Beacon Hill a

And, the before and after.


Ta da!

Next time we talk about Pixel Targeting, I’d like to take a look at how you can use it to achieve natural, but augmented color. I also want to talk about how to combine it with the Edit Brush for absolute precision adjusting. And let’s also talk about using Pixel Targeting for fun with some effects. And targeting skin tones. And—and—There’s so many applications to explore!






  1. Chuckles says:

    I still don’t understand why both an Edit mode and a Develop mode are needed. I thought Develop was the more current way of doing things, yet this feature was added to Edit! I could understand if there were all unique functions in each mode, but there is overlap. Can you help me understand why this was done? What should workflow be? Develop and then Edit? Sign me, Confused

    • ziggychuang says:

      I think the Develop mode is for fine-tuned on the images,

    • acdsystemsit says:

      I actually wrote a tutorial covering exactly this a few months ago. Check it out here:
      Also, this help topic might make the workflow a bit clearer:
      Once you have a working knowledge of what Develop mode is all about, this is what the pixel targeting developer had to say about why it’s not in Develop mode:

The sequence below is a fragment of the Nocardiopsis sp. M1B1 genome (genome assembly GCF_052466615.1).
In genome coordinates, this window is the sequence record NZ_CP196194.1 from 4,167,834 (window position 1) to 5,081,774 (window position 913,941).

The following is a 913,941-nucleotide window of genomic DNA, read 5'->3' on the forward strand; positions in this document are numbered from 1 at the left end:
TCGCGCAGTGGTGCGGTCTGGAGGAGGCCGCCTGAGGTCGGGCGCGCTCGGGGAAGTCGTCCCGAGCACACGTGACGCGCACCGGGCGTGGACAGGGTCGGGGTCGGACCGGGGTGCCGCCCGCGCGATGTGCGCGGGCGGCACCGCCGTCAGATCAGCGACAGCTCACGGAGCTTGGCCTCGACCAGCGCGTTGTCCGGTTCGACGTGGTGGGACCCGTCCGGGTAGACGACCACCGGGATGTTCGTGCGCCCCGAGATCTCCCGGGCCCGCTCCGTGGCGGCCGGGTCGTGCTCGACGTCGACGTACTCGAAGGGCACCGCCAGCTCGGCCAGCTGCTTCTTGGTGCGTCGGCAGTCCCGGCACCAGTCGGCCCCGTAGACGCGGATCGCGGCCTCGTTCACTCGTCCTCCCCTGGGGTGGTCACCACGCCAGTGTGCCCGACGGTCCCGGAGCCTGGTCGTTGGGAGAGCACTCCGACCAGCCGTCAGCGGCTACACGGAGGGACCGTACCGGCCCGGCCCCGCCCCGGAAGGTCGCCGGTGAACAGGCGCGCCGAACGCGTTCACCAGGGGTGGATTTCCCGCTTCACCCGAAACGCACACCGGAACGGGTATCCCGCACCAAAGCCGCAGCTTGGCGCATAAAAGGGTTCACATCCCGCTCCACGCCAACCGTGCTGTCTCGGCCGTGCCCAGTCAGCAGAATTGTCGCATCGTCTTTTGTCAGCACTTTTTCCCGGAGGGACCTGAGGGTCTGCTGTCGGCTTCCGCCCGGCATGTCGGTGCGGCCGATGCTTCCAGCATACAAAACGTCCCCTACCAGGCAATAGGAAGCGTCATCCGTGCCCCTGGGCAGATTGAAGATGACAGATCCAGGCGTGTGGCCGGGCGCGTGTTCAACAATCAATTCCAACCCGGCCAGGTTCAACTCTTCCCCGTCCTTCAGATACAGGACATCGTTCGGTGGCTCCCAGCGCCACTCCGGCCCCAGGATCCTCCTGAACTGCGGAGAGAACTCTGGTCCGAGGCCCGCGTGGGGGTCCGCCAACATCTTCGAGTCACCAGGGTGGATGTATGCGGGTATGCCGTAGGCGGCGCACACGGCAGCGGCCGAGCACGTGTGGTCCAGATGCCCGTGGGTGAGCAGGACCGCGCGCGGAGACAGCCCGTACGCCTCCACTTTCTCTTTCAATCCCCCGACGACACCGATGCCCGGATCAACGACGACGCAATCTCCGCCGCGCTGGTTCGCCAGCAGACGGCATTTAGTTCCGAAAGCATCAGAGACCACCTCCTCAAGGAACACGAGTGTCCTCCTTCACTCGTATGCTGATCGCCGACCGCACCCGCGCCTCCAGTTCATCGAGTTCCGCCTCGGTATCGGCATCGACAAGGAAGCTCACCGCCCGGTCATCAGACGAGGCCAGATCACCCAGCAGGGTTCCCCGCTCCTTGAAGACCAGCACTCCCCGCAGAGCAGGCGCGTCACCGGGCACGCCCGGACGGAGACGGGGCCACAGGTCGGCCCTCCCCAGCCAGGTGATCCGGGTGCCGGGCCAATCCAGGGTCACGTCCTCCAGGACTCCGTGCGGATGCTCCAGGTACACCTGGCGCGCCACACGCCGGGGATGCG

I’d like to put it in Develop mode, but it would get very complicated. Think about a situation where you enter Develop mode and use pixel targeting with the exposure slider to target blues and brighten the sky in an image. Now if you move the white balance slider, the blue sky might turn yellow. Does that mean the blue area you previously targeted with the pixel targeting should change? Should the exposure adjustment now move to another area? Develop mode doesn’t have the concept of an order of operations like Edit mode does. There are other complications as well. Does every control in develop mode need its own set of pixel targeting controls? The idea of adding pixel targeting to Develop mode is intriguing, but I haven’t thought of a way to make it work yet.

      • Thanks for your response. I certainly agree that Develop mode is the way to go. Obviously Adobe agrees because that is the only mode in Lightroom. I also understand the problems with pixel targeting in Develop mode, although I haven’t completely wrapped my mind around that feature, which is one reason I haven’t upgraded yet (that and continued lack of support for Sony A77 II RAW files). I’m really beginning to be comfortable with most adjustments in Develop mode and the only time I use Edit mode is to add a watermark. Speaking of which, it would sure be nice to be able to create and manage watermarks within ACDSee…

  2. gregwiseman says:

    Great article. I am looking forward to you future entries for the Pixel-Targeting feature

  3. […] Introducing Pixel Targeting: Adjusting Exposure […]

  4. norman says:

    the is no pixel targeting in ACDsee 18